• Illustrative photo of the intervention. Picture taken by the developers of WebChoice at Centre for Shared Decision Making and Collaborative Care Research. Licensed under Creative Commons Attribution (please cite the JMIR article).

    Comparing Effects in Regular Practice of E-Communication and Web-Based Self-Management Support Among Breast Cancer Patients: Preliminary Results From a...

    Abstract:

    Background: While Web-based interventions have been shown to assist a wide range of patients successfully in managing their illness, few studies have examined the relative contribution of different Web-based components to improve outcomes. Further efficacy trials are needed to test the effects of Web support when offered as a part of routine care. Objective: Our aim was to compare in regular care the effects of (1) an Internet-based patient provider communication service (IPPC), (2) WebChoice, a Web-based illness management system for breast cancer patients (IPPC included), and (3) usual care on symptom distress, anxiety, depression, (primary outcomes), and self-efficacy (secondary outcome). This study reports preliminary findings from 6 months’ follow-up data in a 12-month trial. Methods: We recruited 167 patients recently diagnosed with breast cancer and undergoing treatment from three Norwegian hospitals. The nurse-administered IPPC allowed patients to send secure e-messages to and receive e-messages from health care personnel at the hospital where they were treated. In addition to the IPPC, WebChoice contains components for symptom monitoring, tailored information and self-management support, a diary, and communication with other patients. A total of 20 care providers (11 nurses, 6 physicians, and 3 social workers) were trained to answer questions from patients. Outcomes were measured with questionnaires at study entry and at study months 2, 4, and 6. Linear mixed models for repeated measures were fitted to compare effects on outcomes over time. Results: Patients were randomly assigned to the WebChoice group (n=64), the IPPC group (n=45), or the usual care group (n=58). Response rates to questionnaires were 73.7% (123/167) at 2 months, 65.9 (110/167) at 4 months, and 62.3% (104/167) at 6 months. Attrition was similar in all study groups. Among those with access to WebChoice, 64% (41/64) logged on more than once and 39% (25/64) sent e-messages to care providers. In the IPPC group, 40% (18/45) sent e-messages. Linear mixed models analyses revealed that the WebChoice group reported significantly lower symptom distress (mean difference 0.16, 95% CI 0.06-0.25, P=.001), anxiety (mean difference 0.79, 95% CI 0.09-1.49, P=.03), and depression (mean difference 0.79, 95% CI 0.09-1.49, P=.03) compared with the usual care group. The IPPC group reported significant lower depression scores compared with the usual care group (mean difference 0.69, 95% CI 0.05-1.32, P=.03), but no differences were observed for symptom distress or anxiety. No significant differences in self-efficacy were found among the study groups. Conclusions: In spite of practice variations and moderate use of the interventions, our results suggest that offering Web support as part of regular care can be a powerful tool to help patients manage their illness. Our finding that a nurse-administered IPPC alone can significantly reduce depression is particularly promising. However, the multicomponent intervention WebChoice had additional positive effects. Trial Registration: Clinicaltrials.gov:NCT00971009; http://clinicaltrials.gov/show/NCT00971009 (Archived by WebCite at http://www.webcitation.org/6USKezP0Y).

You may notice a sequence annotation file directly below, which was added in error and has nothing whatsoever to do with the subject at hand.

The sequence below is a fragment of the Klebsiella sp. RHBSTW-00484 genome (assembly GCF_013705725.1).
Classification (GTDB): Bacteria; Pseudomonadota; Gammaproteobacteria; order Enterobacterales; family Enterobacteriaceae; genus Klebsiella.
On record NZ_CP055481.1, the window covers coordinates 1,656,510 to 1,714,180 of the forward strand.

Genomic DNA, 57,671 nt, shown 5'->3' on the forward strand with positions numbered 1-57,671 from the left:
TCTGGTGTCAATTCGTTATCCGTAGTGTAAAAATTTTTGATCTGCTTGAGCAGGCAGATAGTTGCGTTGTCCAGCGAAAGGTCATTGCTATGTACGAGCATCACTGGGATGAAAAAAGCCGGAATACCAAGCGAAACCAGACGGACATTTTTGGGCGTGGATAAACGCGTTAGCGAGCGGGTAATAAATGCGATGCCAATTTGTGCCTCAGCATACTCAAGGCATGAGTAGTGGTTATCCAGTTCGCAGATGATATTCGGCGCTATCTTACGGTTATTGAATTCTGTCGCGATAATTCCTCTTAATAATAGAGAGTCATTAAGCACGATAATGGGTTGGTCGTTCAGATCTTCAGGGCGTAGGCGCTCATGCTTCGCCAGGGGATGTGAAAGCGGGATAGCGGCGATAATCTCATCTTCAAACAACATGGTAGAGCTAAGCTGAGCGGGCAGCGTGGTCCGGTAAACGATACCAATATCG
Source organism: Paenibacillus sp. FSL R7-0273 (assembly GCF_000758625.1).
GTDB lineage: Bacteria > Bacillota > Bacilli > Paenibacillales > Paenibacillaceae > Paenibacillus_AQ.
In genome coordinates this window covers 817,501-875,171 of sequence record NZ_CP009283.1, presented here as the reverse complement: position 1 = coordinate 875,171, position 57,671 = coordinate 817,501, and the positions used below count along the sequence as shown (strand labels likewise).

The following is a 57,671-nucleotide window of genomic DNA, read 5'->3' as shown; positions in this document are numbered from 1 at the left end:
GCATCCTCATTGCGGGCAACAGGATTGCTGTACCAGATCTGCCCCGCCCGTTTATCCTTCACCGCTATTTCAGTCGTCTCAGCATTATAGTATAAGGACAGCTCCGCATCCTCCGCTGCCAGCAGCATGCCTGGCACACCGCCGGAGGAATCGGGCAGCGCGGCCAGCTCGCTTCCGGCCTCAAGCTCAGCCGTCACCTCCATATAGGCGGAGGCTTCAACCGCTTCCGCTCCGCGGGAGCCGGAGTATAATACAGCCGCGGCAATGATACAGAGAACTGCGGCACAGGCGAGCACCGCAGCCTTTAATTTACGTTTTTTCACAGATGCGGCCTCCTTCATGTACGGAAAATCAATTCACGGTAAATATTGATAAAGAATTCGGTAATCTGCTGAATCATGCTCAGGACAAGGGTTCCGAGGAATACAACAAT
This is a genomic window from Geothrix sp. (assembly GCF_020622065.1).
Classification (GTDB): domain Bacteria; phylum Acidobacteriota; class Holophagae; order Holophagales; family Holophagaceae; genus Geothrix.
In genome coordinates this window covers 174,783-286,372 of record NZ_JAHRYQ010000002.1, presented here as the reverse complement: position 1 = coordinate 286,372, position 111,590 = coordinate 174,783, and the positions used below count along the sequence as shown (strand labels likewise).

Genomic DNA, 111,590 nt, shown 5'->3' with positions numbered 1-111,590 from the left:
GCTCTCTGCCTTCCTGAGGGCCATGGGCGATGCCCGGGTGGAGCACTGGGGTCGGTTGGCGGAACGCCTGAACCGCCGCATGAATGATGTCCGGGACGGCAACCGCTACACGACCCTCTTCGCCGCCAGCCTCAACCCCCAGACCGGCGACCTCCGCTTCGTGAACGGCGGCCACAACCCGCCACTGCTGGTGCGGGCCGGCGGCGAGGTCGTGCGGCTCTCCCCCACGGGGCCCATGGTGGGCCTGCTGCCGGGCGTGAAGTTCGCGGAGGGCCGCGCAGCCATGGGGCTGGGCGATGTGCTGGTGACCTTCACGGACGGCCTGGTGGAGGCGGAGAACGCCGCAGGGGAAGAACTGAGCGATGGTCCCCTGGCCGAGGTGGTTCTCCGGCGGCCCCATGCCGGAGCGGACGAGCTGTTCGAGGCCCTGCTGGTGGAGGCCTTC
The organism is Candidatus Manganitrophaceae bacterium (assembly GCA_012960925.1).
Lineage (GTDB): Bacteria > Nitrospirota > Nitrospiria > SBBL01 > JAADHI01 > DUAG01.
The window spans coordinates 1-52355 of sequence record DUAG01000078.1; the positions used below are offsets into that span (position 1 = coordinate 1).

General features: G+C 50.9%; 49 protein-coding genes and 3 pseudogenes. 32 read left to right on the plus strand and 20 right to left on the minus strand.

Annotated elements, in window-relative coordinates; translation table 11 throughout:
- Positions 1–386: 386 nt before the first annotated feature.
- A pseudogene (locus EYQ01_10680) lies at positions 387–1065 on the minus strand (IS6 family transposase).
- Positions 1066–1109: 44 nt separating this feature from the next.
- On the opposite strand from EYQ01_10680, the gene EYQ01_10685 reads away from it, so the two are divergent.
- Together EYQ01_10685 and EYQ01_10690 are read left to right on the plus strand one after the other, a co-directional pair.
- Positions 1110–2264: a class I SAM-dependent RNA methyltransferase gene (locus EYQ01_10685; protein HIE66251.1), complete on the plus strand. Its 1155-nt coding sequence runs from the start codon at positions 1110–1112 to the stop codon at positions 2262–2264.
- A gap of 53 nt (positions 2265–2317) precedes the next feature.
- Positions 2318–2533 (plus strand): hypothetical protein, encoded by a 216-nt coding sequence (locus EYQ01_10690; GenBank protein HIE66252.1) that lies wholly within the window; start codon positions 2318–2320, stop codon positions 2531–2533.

• This is a royalty free image by Ambro (http://www.freedigitalphotos.net/images/CouplesPartners_g216-Elderly_Couple_With_Laptop_p41091.html).

    Which Frail Older Patients Use Online Health Communities and Why? A Mixed Methods Process Evaluation of Use of the Health and Welfare Portal

    Abstract: